Middle School students from three campuses met at the Lewis and Clark Middle School Library in Billings, Montana, the evening of February 10, 2015, to report on their Two Roads Projects. This program, the inspiration of veteran teacher, Jamie Jarvis, began in 2010, when Jamie and his wife gave three students $100.00 each and told them to try to multiply it, do some good in the community and report back in three months. The program, as the saying goes, went viral, and soon schools in Bozeman, Montana, and even in Colorado had begun their own projects. Television stations and local newspapers ran several articles about kids who helped veterans, provided hats for cancer survivors undergoing chemotherapy, and made donations to an organization dedicated to caring for handicapped adults, among others.

This year’s Billings students were no less creative . The Lewis and Clark group consisting of Jade, Harper and Jaylyn, targeted an after-school program called House 316 in a poor section of town. This organization ministers to elementary aged kids until their parents can pick them up after work. The Two Roads students raised money to purchase books, games and snacks for House 316. They were somewhat distressed because they couldn’t do more. Some of their promised funding never materialized. Jamie Jarvis was quick to point out, however, that this is part of the human experience. “Don’t feel ashamed,” he exhorted. “This is merely another life-lesson connected with the project. As we all eventually find out, things don’t turn out as we would like.” In the end, the local Hobby Lobby gave the group a generous donation so they could complete their project successfully.

Duncan, Jack, Lalla and Kaylee, representing St. Francis Middle School, were able to capitalize on funding from past sources. In addition to the usual bake sales, penny tosses and raffles, they were able to add $1400 to the $400 they were awarded from Global Travel Alliance.

In the past, Two Roads students had given support to Eagle Mount, a Billings based agency that provides assistance to disabled adults. The St. Francis students donated $1800 toward the purchase of ski and other equipment for folks who desire to take part in winter activities. The students like the idea that Eagle Mount tries to involve their clients in as many meaningful activities as possible, one way of showing them that they need not be thwarted by their various disabilities.

The St. Francis group also donated $400 to St. Vincent DePaul, which is currently raising funds to build a shelter for the homeless and transient population in Billings. The students believe that this project will alleviate much suffering for these unfortunate people, especially during the winter months where temperatures most often range below zero to around 35 degrees above-definitely not weather to be out in especially when lacking warm clothes and shoes.

Shelby, Chelan, David and Noah from Lockwood School in Billings raised an additional $800 above the $400 seed money they were given. Shelby presented the project to her church and others solicited Walmart, with both making significant donations. The group also talked to a bakery owner who immediately said he would donate ten dozen cupcakes for a bake sale if the kids would help him frost and decorate them. From what the kids said, that turned into a mini-party for them.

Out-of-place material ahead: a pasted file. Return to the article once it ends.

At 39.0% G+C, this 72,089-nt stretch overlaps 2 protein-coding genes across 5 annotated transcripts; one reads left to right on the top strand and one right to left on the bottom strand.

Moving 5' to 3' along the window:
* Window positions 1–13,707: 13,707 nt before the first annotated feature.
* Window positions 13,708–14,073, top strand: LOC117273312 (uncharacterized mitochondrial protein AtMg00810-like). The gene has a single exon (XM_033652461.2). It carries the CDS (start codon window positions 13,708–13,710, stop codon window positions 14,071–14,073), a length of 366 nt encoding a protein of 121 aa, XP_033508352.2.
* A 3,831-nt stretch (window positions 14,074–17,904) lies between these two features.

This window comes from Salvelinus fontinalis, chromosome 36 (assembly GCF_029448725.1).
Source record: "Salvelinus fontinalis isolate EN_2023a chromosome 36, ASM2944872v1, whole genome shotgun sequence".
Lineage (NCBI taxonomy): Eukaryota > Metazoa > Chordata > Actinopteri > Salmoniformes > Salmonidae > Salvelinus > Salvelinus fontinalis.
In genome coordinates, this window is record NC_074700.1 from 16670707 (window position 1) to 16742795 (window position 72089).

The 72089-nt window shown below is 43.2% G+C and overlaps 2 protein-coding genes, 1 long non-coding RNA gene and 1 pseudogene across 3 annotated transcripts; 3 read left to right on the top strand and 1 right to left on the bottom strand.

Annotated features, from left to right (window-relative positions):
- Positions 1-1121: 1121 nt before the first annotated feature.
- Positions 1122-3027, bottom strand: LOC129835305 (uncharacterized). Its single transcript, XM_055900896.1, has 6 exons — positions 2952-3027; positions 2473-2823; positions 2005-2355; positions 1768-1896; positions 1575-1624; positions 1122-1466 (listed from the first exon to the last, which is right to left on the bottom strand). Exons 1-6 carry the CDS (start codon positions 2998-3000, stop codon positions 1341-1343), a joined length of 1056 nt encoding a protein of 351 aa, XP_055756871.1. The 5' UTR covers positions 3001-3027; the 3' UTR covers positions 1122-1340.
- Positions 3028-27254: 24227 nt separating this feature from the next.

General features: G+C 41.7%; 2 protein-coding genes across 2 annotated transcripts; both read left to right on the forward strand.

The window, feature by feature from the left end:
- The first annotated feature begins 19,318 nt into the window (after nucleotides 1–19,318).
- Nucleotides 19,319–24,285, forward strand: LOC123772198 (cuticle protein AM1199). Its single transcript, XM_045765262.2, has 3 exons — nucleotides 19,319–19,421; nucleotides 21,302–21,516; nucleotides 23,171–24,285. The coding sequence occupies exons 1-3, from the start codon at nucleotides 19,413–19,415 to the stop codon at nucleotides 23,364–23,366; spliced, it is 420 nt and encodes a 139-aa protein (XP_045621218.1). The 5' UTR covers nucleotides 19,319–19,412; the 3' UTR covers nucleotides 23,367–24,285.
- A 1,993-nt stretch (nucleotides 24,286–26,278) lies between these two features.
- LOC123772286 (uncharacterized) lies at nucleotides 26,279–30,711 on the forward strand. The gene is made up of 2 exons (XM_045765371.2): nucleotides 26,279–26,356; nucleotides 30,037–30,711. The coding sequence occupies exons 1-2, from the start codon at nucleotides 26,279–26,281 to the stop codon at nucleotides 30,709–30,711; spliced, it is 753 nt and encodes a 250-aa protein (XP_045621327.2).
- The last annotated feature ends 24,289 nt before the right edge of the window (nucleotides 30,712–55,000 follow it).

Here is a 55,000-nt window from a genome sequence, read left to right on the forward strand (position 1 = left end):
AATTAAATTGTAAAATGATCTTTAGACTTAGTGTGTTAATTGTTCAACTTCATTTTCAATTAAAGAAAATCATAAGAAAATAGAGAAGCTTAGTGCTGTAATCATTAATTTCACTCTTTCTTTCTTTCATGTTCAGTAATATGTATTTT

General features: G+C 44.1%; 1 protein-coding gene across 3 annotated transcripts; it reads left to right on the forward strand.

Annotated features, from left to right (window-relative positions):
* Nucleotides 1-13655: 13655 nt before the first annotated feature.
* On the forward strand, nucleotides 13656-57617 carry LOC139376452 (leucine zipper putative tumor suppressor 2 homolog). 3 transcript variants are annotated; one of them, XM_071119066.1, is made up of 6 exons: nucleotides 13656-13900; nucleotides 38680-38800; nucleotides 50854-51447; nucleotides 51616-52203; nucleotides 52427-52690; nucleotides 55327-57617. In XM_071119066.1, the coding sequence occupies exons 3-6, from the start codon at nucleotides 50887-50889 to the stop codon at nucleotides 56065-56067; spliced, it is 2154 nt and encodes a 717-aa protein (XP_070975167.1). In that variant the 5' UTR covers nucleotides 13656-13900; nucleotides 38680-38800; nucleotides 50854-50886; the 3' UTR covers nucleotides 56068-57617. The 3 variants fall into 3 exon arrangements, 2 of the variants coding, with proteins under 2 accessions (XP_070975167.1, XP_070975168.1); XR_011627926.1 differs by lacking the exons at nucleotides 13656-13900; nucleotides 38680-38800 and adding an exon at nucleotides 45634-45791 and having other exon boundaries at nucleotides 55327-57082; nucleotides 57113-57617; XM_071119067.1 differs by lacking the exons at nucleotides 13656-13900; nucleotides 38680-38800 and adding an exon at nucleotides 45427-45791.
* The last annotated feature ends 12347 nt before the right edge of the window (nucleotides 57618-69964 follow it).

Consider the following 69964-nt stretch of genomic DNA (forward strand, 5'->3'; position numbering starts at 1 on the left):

Their project consisted of putting gift baskets together for nursing homes residents. They ended up donating 115 baskets on Valentine’s Day filled with crossword puzzles, chocolates, flowers and cupcakes they knew the elderly would enjoy.

Noah and David related a story that greatly impacted them: they knocked on a door and waited for a couple of minutes. When no answered , they proceeded down the hallway to the next room. Just then the door opened behind them. An elderly man stood there not saying a word. The boys gave him a basket and wished him a Happy Valentine’s Day. He took the basket and suddenly burst into tears as he closed the door still without saying anything. Whether he was unable to speak or simply overwhelmed by the gift, the boys never found out. They did, however, learn how even small acts of kindness can greatly bless others.

Shelby added to the story by explaining many of the residents seemed to reflect the fact that they did not have many visitors. On more than one occasion when presented with a basket, the recipient would exclaim, “For me,” and begin crying.

At the end of the sharing time, Jamie Jarvis summed up the evening with these words: “Service is giving of self so others are impacted. But, as you students have found out, you are also touched and impacted.”

Parents were also touched by the stories. One noted, “What a great way for kids to learn more about what’s going on in their community.”

No, this isn’t a massive program in terms of community impact, but in their own groups and in their own way, these students made a difference in the lives of several hundred people with issues ranging from homelessness , dealing with disabilities to advanced age. The Two Roads Project is named after the poem by Robert Frost, The Road not Taken. which ends:

Two Roads diverged in a wood and I-
I took the one less traveled by,
And that has made all the difference.

These Two Roads students are obviously on the less traveled road of service to others, and it has and will make all the difference in their lives as they grow into adulthood.

(Jamie Jarvis has plans to expand the Two Roads Project for the 2015-2016 Academic Year. He hopes to have twice the number of students involved in the Billings area as well as more in the Bozeman area. Global Travel Alliance is committed to providing the $100 per student start-up funds. Your financial assistance with this project in any amount would be gratefully appreciated.)